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3 Facts You Didn't Know About the S&P 500

By Dan Caplinger - Jan 18, 2016 at 9:15AM

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The much-followed index has some quirks most people aren't aware of.

Image source: Flickr user Andreas Poike.

Investors have trillions of dollars in investments that track the S&P 500 (^GSPC -0.16%), and the index is among the most popular benchmarks not only in terms of index-tracking investments but also in measuring investment performance in the stock market. Yet even though it's incredibly important for investors, the S&P 500 has some little-known aspects to it. Let's take a look at three facts that most people don't know about the S&P 500.

1. The primary S&P benchmark index didn't always have 500 stocks.
Most long-term analysis of stock market returns traces the S&P index back to before the stock market crash of 1929. When it first started its index in 1923, Standard & Poor's tracked 233 different companies and calculated the index every week. That was inconveniently infrequent, so S&P later developed an alternative index with 90 different stocks that it could calculate on a daily basis.

The S&P 500 as we now know it, with 500 stocks, didn't come into being until 1957. The index was billed as including 500 leading U.S. companies, greatly expanding the scope of the other S&P indexes.

2. The S&P 500 has become much more diversified.
When the 1957 version of the S&P 500 was created, Standard & Poor's included only three categories of stocks in the index. Industrial stocks held the lion's share of the spots, making up 425 of the 500 stocks. The index included 60 utility stocks and 15 railroad stocks, and all of the index constituents were listed on the New York Stock Exchange.

In the mid-1970s, S&P loosened up its quota model slightly. The index's industrial contingent was reduced to 400 stocks, and only 40 utilities kept their spots. Twenty stocks in the transportation sector were part of the index, no longer limited to railroads, and 40 financial stocks rounded out the 500.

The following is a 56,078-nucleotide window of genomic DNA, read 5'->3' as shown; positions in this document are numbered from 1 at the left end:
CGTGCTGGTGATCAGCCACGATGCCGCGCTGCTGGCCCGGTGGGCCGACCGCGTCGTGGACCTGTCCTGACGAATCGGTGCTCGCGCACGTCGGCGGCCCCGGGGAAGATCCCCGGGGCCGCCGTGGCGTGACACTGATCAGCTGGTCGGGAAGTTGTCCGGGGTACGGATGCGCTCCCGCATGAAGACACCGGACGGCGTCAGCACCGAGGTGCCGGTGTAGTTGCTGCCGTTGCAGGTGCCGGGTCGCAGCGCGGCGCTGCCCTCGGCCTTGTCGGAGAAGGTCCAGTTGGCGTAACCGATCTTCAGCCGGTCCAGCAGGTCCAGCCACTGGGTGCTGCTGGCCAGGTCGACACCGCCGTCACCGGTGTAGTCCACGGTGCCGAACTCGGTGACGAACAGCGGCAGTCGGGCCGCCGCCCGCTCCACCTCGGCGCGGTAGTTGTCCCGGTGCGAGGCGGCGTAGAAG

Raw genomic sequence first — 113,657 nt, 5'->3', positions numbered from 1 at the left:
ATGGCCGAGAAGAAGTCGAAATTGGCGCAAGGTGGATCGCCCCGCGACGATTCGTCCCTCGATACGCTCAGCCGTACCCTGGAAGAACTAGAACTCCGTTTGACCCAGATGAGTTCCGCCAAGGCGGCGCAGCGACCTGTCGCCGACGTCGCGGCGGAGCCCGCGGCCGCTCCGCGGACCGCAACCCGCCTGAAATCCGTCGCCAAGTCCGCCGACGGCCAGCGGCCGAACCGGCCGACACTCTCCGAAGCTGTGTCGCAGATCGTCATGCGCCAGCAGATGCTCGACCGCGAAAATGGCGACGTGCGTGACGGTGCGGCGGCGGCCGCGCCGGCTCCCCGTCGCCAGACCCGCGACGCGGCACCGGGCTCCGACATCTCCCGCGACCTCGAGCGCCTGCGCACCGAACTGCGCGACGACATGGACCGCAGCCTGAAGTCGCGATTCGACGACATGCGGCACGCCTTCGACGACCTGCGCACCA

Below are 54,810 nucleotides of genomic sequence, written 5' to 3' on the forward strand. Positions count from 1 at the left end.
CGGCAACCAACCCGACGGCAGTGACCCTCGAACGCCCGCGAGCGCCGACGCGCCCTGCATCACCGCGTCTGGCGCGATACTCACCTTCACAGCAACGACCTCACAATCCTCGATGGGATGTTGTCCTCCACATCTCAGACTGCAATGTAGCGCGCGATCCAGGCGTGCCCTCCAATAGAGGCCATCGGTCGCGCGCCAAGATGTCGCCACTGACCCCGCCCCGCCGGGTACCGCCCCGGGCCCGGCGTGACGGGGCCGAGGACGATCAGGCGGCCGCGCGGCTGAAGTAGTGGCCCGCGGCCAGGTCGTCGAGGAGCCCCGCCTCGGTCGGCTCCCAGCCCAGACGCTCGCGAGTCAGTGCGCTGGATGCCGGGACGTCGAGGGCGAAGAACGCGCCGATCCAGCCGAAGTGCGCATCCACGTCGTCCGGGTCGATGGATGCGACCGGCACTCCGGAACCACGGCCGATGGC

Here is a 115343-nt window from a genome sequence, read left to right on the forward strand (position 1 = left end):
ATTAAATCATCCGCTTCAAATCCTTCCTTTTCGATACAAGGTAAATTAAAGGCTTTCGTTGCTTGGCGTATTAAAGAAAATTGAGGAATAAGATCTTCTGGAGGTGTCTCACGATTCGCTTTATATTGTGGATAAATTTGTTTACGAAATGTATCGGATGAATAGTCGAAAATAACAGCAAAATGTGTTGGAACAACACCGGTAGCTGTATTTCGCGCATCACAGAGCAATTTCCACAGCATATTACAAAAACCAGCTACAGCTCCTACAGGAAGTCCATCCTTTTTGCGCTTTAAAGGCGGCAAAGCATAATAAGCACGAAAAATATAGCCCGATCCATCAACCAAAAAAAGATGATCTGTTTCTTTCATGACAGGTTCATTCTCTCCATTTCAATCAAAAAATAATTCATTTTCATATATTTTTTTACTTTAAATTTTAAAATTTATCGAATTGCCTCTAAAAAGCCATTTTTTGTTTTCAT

Nevertheless, in order to meet its goal of reflecting the make-up of the U.S. economy, S&P eventually had to take further action. In the late 1980s, given the rise of technology and energy stocks, the index manager finally chose to give up on the quota system entirely. Now, S&P chooses stocks with an eye toward having a representative sample across the stock market.

3. There are now strict requirements for getting into the S&P 500.
S&P Dow Jones Indices manages the S&P 500 index, and it maintains eligibility criteria that stocks must meet before they can become part of the index. First, there's a market capitalization requirement, and to pass, a company has to have a $5.3 billion market cap or higher. Second, liquidity requirements include a minimum trading volume of 250,000 shares per month in each of the six months prior to a stock's evaluation for entry. Total dollar value of traded shares on an annual basis must exceed the float-adjusted market capitalization, and public float must be at least 50% of the total shares outstanding.

The S&P 500 is meant to include U.S. companies, but the definition of what constitutes such a company has changed over time. Now, the company recognizes that tax inversions and other corporate strategies can result in a company's headquarters being located overseas. But if most of the company's fixed assets are in the U.S. or if more of its revenue comes from U.S. sources than from other countries, then the index managers can include the company in the index. Finally, a company must be financially viable, with positive earnings over the preceding four quarters as well as the most recent quarter.

The S&P 500 is ubiquitous as a measurement of stock market success, but many people don't know its history. These little-known facts show some good insight into the origin of the S&P 500 and how it has evolved over time.

Dan Caplinger has no position in any stocks mentioned. The Motley Fool has no position in any of the stocks mentioned. Try any of our Foolish newsletter services free for 30 days. We Fools may not all hold the same opinions, but we all believe that considering a diverse range of insights makes us better investors. The Motley Fool has a disclosure policy.

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